People who don't like to speak to groups are sometimes told to picture their audience naked, or in their underwear.
This is bad advice. For one thing, it's just plain creepy. For anther, I tried it, and I became way too interested in a woman in the third row who looked a lot like Beyonce.
When I think about famous people, particularly famous people I don't like, I sometimes try to picture them as children. It helps.
Stalin as the boy beaten by his father. Charles Manson frightened as a series of men go into and out of his mother's life. Hitler with a cold and distant father.
Seeing them as children doesn't absolve them of anything, but it humanizes them a little. Is anyone really BORN a monster? Isn't everyone "cute" at one point of childhood or another? Don't we all, even if it's only once, burrow our childhood selves into a warm bed and sleep without dreams? And, if we never get that chance to really sleep childhood's sleep, maybe that's why we become monsters.
Writing this, I can see former President Jimmy Carter in overalls, standing barefoot in the talcum powder Georgia dust. I can see myself in the iron-dark slush of an asphalt schoolyard in Taunton, Massachusetts, in 1964. Neither one of us turned out to be monsters, though I am a worse person now than I was in those days.
And, although I'm a writer and I have a good imagination, I cannot picture President Donald Trump as a child, and I've tried because I dislike him and I thought it would help me to be more fair if I could see him in some little moment of childhood.
It is as though he appeared in front of me suddenly, an old man, the president of the United States of America. I suppose I should have paid more attention to professional wrestling and reality television, both places where he appeared when he was younger.
Of course, he was a grown man then.
In some ways, I don't have to picture Donald Trump as a child because he is one now. He's kept all the bad traits of childhood. He is greedy, and bellicose, and selfish, and his hands are never clean, and he doesn't know how to make up small, believable lies, so he tells the teacher that aliens stole his homework, and he tells his father he's failing because the teacher hates, hates, hates him, and it's not fair.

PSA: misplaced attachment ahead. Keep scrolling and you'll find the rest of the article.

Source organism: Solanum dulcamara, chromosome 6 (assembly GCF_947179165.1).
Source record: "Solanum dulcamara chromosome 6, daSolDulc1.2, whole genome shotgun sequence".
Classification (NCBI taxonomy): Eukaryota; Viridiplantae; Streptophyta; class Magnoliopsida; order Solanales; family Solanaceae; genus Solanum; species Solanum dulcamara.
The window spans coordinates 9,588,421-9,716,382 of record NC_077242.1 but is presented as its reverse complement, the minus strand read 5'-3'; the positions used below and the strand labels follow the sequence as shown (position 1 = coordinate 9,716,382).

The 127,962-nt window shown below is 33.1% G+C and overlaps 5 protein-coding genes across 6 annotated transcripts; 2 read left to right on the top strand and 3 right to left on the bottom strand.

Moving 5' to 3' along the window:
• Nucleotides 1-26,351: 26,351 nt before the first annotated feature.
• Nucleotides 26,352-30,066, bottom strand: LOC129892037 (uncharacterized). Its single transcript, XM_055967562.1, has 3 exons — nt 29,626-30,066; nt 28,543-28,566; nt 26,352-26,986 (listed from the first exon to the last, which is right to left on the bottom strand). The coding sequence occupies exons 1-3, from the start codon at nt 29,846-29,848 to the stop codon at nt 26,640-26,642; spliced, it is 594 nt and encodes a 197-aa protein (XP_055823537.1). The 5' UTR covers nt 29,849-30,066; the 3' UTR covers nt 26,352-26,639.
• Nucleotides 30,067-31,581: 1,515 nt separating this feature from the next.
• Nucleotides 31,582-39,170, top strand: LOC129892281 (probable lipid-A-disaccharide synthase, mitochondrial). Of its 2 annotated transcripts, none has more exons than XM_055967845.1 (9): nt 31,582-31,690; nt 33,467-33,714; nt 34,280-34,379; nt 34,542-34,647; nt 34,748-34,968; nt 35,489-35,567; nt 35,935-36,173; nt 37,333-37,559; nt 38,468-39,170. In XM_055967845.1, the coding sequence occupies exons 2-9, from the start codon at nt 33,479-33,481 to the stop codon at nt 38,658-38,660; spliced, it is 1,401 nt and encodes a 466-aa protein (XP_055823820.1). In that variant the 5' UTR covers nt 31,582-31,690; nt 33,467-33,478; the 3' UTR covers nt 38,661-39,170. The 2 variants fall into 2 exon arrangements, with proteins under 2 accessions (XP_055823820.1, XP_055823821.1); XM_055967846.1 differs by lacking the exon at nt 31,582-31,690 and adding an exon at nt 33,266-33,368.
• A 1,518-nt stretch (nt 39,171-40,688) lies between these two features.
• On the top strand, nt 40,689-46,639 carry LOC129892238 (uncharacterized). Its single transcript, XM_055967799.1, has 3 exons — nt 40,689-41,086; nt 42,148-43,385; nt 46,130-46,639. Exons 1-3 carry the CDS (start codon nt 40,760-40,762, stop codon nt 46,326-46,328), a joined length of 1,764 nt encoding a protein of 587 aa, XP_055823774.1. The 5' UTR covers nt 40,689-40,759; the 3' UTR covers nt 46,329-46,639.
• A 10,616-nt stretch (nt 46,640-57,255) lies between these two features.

What I can't picture is Donald Trump as childlike rather than childish. I can imagine him throwing a tantrum. I can't imagine him laughing delightedly as a puppy licks his toes. His imaginary friend was Russian and loaned him money. He arranged his green plastic army men into battle formation and then left the room just before the battle started and never came back to pick up the ones who fell.
I can picture recently deceased Supreme Court Justice Ruth Bader Ginsburg as a child: a little quiet, a little bookish, a little dreamy, with favorite foods and stereotypical dolls and that burrowing-into-the-covers feeling I mentioned before.
And so, I've failed Donald Trump. I'm the latest in a long line of people who haven't been fair to him, who've hated, hated, hated him.
And all of us have to be punished because, in the secret, worst world of a child, he/she is all-powerful, a wizard, a warrior in a dark helmet, and the teacher, and Mommy and Daddy and the other kids who aren't fair, all of them will be crushed when the tower of blocks goes tumbling to the ground, pushed by a small, cruel hand.
To find out more about Marc Munroe Dion, and read features by other Creators Syndicate writers and cartoonists, visit www.creators.com. Dion's latest book, a good, family kind of book, is a collection of his best columns titled, "Devil's Elbow: Dancing in The Ashes of America." It is available in paperback from Amazon.com, and for Nook, Kindle, GooglePlay and iBooks.